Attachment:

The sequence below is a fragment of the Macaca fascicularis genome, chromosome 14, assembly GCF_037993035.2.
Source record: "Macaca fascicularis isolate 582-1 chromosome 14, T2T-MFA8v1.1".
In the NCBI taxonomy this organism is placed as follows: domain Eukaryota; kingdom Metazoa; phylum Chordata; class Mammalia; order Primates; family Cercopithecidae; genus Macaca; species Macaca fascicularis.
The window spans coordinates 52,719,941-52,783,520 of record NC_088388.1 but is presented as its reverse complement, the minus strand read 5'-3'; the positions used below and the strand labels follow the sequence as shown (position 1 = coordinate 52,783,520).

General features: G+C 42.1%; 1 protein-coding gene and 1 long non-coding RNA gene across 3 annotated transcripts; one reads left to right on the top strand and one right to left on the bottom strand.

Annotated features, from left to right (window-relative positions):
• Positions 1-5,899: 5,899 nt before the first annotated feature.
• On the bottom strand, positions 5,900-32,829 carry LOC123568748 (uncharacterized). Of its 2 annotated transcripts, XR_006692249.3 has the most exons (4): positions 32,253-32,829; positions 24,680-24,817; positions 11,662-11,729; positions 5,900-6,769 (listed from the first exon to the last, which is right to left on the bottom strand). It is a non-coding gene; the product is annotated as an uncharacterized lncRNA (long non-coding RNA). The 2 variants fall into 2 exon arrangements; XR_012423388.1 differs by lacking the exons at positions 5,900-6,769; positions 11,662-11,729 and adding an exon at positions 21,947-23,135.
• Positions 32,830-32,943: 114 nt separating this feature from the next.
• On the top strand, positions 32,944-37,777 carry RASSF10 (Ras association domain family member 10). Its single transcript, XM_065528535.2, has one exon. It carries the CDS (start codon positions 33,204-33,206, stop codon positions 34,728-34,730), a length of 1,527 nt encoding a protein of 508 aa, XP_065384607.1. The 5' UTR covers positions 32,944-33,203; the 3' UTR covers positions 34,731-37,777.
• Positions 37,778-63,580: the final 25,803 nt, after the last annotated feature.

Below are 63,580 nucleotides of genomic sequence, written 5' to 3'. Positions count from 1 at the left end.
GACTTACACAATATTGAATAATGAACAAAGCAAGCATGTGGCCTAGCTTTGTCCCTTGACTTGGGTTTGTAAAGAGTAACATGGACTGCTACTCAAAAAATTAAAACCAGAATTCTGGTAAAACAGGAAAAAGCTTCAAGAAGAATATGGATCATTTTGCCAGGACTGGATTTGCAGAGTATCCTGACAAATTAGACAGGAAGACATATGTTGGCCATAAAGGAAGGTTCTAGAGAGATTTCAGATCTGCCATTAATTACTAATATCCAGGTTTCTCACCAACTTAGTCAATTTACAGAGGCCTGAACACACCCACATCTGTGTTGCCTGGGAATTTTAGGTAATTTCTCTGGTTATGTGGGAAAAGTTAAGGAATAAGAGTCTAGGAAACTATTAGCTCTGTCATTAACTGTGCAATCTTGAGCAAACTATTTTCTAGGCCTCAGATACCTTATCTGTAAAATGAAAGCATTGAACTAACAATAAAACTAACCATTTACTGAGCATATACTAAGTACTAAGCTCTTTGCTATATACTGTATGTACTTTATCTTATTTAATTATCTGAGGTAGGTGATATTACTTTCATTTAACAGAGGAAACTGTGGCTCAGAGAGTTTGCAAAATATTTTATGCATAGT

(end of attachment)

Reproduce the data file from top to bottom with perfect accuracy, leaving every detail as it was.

The sequence below is a fragment of the Macaca fascicularis genome, chromosome 14, assembly GCF_037993035.2.
Source record: "Macaca fascicularis isolate 582-1 chromosome 14, T2T-MFA8v1.1".
In the NCBI taxonomy this organism is placed as follows: domain Eukaryota; kingdom Metazoa; phylum Chordata; class Mammalia; order Primates; family Cercopithecidae; genus Macaca; species Macaca fascicularis.
The window spans coordinates 52,719,941-52,783,520 of record NC_088388.1 but is presented as its reverse complement, the minus strand read 5'-3'; the positions used below and the strand labels follow the sequence as shown (position 1 = coordinate 52,783,520).

General features: G+C 42.1%; 1 protein-coding gene and 1 long non-coding RNA gene across 3 annotated transcripts; one reads left to right on the top strand and one right to left on the bottom strand.

Annotated features, from left to right (window-relative positions):
• Positions 1-5,899: 5,899 nt before the first annotated feature.
• On the bottom strand, positions 5,900-32,829 carry LOC123568748 (uncharacterized). Of its 2 annotated transcripts, XR_006692249.3 has the most exons (4): positions 32,253-32,829; positions 24,680-24,817; positions 11,662-11,729; positions 5,900-6,769 (listed from the first exon to the last, which is right to left on the bottom strand). It is a non-coding gene; the product is annotated as an uncharacterized lncRNA (long non-coding RNA). The 2 variants fall into 2 exon arrangements; XR_012423388.1 differs by lacking the exons at positions 5,900-6,769; positions 11,662-11,729 and adding an exon at positions 21,947-23,135.
• Positions 32,830-32,943: 114 nt separating this feature from the next.
• On the top strand, positions 32,944-37,777 carry RASSF10 (Ras association domain family member 10). Its single transcript, XM_065528535.2, has one exon. It carries the CDS (start codon positions 33,204-33,206, stop codon positions 34,728-34,730), a length of 1,527 nt encoding a protein of 508 aa, XP_065384607.1. The 5' UTR covers positions 32,944-33,203; the 3' UTR covers positions 34,731-37,777.
• Positions 37,778-63,580: the final 25,803 nt, after the last annotated feature.

Below are 63,580 nucleotides of genomic sequence, written 5' to 3'. Positions count from 1 at the left end.
GACTTACACAATATTGAATAATGAACAAAGCAAGCATGTGGCCTAGCTTTGTCCCTTGACTTGGGTTTGTAAAGAGTAACATGGACTGCTACTCAAAAAATTAAAACCAGAATTCTGGTAAAACAGGAAAAAGCTTCAAGAAGAATATGGATCATTTTGCCAGGACTGGATTTGCAGAGTATCCTGACAAATTAGACAGGAAGACATATGTTGGCCATAAAGGAAGGTTCTAGAGAGATTTCAGATCTGCCATTAATTACTAATATCCAGGTTTCTCACCAACTTAGTCAATTTACAGAGGCCTGAACACACCCACATCTGTGTTGCCTGGGAATTTTAGGTAATTTCTCTGGTTATGTGGGAAAAGTTAAGGAATAAGAGTCTAGGAAACTATTAGCTCTGTCATTAACTGTGCAATCTTGAGCAAACTATTTTCTAGGCCTCAGATACCTTATCTGTAAAATGAAAGCATTGAACTAACAATAAAACTAACCATTTACTGAGCATATACTAAGTACTAAGCTCTTTGCTATATACTGTATGTACTTTATCTTATTTAATTATCTGAGGTAGGTGATATTACTTTCATTTAACAGAGGAAACTGTGGCTCAGAGAGTTTGCAAAATATTTTATGCATAGT